Pres. Obama's 'I have a got a pen and a phone' mantra - Translation: I'm going to blame Congress

This is a rush transcript from "On the Record," January 24, 2014. This copy may not be in its final form and may be updated.

GRETA VAN SUSTEREN, FOX NEWS HOST: The president is entangled in still another fight on another front. And this time, Republicans. Let's face it, Republicans and President Obama they hate each other. And the fight is fierce. The president's critics say he is lawless in trying to unconstitutionally grab power. The president fighting back, threatening to use a pen to stomp all over Congress and the Republicans.


RUSH LIMBAUGH, RADIO TALK SHOW HOST: Republicans aren't cooperating so the president has to go the executive order route.

BARACK OBAMA, PRESIDENT OF THE UNITED STATES: I have got a pen and I have got a phone, and I can use that pen to sign executive orders.

On my own, going to act on my own.

I will act on my own.

REP. JOHN BOEHNER, SPEAKER OF THE HOUSE: I would remind the president he also has a Constitution.

SEN. TED CRUZ, R-TEXAS: That of all of the dismaying aspects of the Obama presidency, perhaps the most dangerous is his consistent pattern of lawlessness.

UNIDENTIFIED NEWS CORRESPONDENT: Is the president, when he says that, saying is he going to be going around Congress?


JAY CARNEY, WHITE HOUSE PRESS SECRETARY: He makes clear he will work with Congress where Congress is willing to work with him.

LIMBAUGH: Republicans are obstructionists because of FOX News. And this then leaves our poor young president with no choice but to violate the Constitution.


VAN SUSTEREN: Congressman Trey Gowdy joins us. Good evening, sir.

REP. TREY GOWDY, R-S.C.: Good evening. How are you?

VAN SUSTEREN: I'm very well. Do you agree with Speaker Boehner that the president is essentially overstepping the Constitution? Because, Speaker Boehner says that the president also Constitution and oath of office he took when he swore to faithfully execute the laws of this country. Is that your thought about the president or is the Speaker wrong?

GOWDY: There are several instances that buttress Speaker Boehner's position, including the Supreme Court. He is going to lose on the HHS mandate. He is going to lose on recess appointments. He lost nine to zip in religious liberty case. Greta, he says he has a phone and a pen. I would tell him to be careful using the phone this day and age. You never know who is going to be listening in on the conversation. But he has had a phone and a pen for five years. And we have an anemic economy, a feckless foreign policy, and people are losing hope. So rather than accept responsibility, he wants to blame Congress. That's what he means by this, is I'm going to blame Congress. Their recalcitrant, they won't work with me. He has had half a decade and here we sit.

VAN SUSTEREN: Now, his press secretary said that the president wants to work with Congress. And, of course, the president says he has a phone. Do you see any indication that the president wants to work with Congress? Is that a fair statement by the press secretary or not?

GOWDY: No, ma'am, it is not. Jay Carney can't cite a single solitary example where this administration has wanted to work in good faith with House Republicans. Now, from 2008 and 2010, they didn't have to deal with us. They had all the gears of government and they gave us Obamacare. When the president has the cards, he calls the bet. When he doesn't have the cards, he blames Bush, tsunamis, hurricanes, FOX News, racial animus, everyone but himself. And now because he wants to retake the House and keep the Senate, it's probably popular to blame House Republicans. I might do the same thing if I were in his shoes, or the other alternative is just to accept responsibility for the last five years on immigration, on mandatory minimum sentences. There are areas -- mental health with respect to access to firearms. There are areas we are happy to work with him.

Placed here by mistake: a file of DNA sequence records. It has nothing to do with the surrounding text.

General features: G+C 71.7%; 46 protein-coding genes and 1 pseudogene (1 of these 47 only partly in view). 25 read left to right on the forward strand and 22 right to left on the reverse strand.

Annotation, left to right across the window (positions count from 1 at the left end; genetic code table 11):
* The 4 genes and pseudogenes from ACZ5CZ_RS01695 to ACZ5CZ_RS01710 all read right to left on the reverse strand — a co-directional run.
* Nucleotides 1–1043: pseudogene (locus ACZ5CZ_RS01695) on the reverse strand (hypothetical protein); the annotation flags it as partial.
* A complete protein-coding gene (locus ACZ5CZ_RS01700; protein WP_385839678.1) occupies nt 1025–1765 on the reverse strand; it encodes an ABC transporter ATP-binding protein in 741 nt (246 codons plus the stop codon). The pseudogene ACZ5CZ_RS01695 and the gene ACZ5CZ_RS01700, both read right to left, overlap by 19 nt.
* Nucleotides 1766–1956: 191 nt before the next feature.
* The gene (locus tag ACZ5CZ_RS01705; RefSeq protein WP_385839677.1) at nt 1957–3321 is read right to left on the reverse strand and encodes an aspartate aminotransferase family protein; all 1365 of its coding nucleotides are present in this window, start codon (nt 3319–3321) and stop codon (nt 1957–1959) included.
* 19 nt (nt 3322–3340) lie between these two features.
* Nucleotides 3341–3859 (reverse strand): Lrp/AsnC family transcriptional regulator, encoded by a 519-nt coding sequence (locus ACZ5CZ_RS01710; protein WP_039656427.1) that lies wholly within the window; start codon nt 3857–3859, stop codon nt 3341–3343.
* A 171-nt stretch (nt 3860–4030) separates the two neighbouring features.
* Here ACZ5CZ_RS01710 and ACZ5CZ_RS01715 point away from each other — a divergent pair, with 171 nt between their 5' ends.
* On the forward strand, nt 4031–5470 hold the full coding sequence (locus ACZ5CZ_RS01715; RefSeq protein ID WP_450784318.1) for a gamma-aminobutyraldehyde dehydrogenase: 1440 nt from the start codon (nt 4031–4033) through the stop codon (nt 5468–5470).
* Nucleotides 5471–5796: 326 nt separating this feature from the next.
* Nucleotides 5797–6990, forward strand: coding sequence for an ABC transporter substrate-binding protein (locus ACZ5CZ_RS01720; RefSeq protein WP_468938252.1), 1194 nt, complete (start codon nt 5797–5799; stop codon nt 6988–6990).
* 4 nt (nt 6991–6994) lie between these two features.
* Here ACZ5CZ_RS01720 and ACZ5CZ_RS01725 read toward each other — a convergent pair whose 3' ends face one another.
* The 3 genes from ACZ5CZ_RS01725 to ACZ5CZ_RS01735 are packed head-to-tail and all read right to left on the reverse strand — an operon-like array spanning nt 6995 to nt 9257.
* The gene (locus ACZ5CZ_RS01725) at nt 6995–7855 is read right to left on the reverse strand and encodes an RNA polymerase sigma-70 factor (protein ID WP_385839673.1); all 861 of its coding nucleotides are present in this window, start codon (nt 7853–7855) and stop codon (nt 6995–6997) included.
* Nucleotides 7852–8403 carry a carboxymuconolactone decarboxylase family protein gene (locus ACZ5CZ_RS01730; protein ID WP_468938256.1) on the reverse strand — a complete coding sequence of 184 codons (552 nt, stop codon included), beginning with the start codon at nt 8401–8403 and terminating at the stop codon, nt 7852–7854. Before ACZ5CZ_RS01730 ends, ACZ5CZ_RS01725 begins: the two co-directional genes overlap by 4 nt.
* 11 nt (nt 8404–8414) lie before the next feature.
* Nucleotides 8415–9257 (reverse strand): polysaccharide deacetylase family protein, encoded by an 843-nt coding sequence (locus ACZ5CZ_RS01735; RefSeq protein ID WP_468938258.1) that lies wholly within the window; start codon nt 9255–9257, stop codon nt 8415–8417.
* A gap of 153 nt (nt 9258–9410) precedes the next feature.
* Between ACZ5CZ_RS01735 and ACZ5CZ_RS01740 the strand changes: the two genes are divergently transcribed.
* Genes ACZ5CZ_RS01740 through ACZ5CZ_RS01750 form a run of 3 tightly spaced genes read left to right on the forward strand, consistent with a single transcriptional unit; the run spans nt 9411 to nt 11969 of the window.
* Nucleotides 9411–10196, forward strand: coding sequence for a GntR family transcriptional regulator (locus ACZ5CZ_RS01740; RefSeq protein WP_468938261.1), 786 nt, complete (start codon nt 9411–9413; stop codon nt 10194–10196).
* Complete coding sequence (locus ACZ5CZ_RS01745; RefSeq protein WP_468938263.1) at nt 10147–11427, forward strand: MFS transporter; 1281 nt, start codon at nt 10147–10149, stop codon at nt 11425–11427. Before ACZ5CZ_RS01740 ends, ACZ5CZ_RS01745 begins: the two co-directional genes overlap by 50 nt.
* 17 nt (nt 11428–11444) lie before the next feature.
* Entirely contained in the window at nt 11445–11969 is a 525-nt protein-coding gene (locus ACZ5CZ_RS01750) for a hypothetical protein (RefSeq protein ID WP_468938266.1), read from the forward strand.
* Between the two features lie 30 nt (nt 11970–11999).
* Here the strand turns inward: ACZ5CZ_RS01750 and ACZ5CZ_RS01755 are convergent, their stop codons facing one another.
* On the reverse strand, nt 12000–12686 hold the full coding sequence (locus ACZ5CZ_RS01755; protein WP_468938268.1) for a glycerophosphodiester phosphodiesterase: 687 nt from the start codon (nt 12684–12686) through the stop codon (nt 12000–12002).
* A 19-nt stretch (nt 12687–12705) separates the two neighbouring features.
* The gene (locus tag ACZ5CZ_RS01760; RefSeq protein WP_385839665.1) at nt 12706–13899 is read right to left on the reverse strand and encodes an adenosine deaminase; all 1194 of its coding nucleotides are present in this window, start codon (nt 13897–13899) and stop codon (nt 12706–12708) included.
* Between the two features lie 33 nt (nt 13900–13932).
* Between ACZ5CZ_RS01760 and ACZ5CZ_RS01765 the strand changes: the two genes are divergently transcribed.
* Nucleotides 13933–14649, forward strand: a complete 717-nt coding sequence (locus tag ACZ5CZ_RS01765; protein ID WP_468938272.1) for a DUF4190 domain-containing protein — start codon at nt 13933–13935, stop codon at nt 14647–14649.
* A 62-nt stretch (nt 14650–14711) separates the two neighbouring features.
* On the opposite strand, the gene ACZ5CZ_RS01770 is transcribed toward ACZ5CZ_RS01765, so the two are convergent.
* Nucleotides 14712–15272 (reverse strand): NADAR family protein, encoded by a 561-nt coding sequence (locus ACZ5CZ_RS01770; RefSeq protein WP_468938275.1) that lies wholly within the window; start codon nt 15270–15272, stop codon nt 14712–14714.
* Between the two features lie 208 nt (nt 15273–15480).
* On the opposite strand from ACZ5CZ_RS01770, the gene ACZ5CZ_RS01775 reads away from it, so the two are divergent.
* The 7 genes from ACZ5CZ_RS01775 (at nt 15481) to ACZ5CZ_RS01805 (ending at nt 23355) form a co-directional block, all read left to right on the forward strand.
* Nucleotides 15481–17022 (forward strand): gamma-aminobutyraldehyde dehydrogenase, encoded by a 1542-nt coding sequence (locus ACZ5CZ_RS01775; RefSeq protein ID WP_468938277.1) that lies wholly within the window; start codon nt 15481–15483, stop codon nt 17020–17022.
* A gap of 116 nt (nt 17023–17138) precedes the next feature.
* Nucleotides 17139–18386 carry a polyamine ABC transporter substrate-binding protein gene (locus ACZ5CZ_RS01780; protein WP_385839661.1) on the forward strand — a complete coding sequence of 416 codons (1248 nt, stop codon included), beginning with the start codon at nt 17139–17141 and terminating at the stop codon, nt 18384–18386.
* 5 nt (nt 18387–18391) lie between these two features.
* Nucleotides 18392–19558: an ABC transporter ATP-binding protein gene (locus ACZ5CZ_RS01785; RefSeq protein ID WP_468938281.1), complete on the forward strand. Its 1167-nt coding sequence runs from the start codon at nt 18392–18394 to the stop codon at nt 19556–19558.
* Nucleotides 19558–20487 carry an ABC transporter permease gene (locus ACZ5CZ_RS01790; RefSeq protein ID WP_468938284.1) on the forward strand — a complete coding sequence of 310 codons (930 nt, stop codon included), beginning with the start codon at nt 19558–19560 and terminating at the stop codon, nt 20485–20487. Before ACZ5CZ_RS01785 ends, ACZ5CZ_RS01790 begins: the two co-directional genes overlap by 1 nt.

But Greta, honestly, he doesn't have an interest in working with us. He wants to work with Speaker Pelosi, not Speaker Boehner. And that requires them to win in November and to us lose. That's what all of this is about.

VAN SUSTEREN: Is there any over gesture from the White House, from the president to the House of Representatives, to the Republicans, even sort of let's talk or he uses that phone. Is there any overt gesture at all in the last six months?

GOWDY: In his defense, he did talk to us. It was probably about a year ago. And frankly, he didn't have to. He came to the Capitol and talked to us. But there is a level of distrust, in part, because we do believe his overarching goal is for John Boehner to be the Minority Leader. So, when you look at it from the standpoint that he wants to keep the Senate and retake the House, I mean, does he really have the country's best interest in mind? He certainly doesn't have the Republican Party's best interest in mind. He has had five years. We have a bad economy, a bad foreign policy, and people are losing hope. And he is going to lose in November unless he can find a scapegoat. And he has tried natural disasters and he has tried FOX News, and he has tried everything except himself, and now is he going to try House Republicans. But, no, he doesn't -- cite me an example of where he has picked up the phone and said, you know what, I want to give a little bit. On this issue, I'm going to give a little bit. When he has the cards -- look at last October. We asked for a delay in Obamacare, which, god knows now, we need it. Everybody concedes we need it. He wouldn't even discuss that because he didn't have to.

VAN SUSTEREN: Congressman, thank you. Always nice to see you, sir.

GOWDY: Yes, ma'am. Have a good weekend.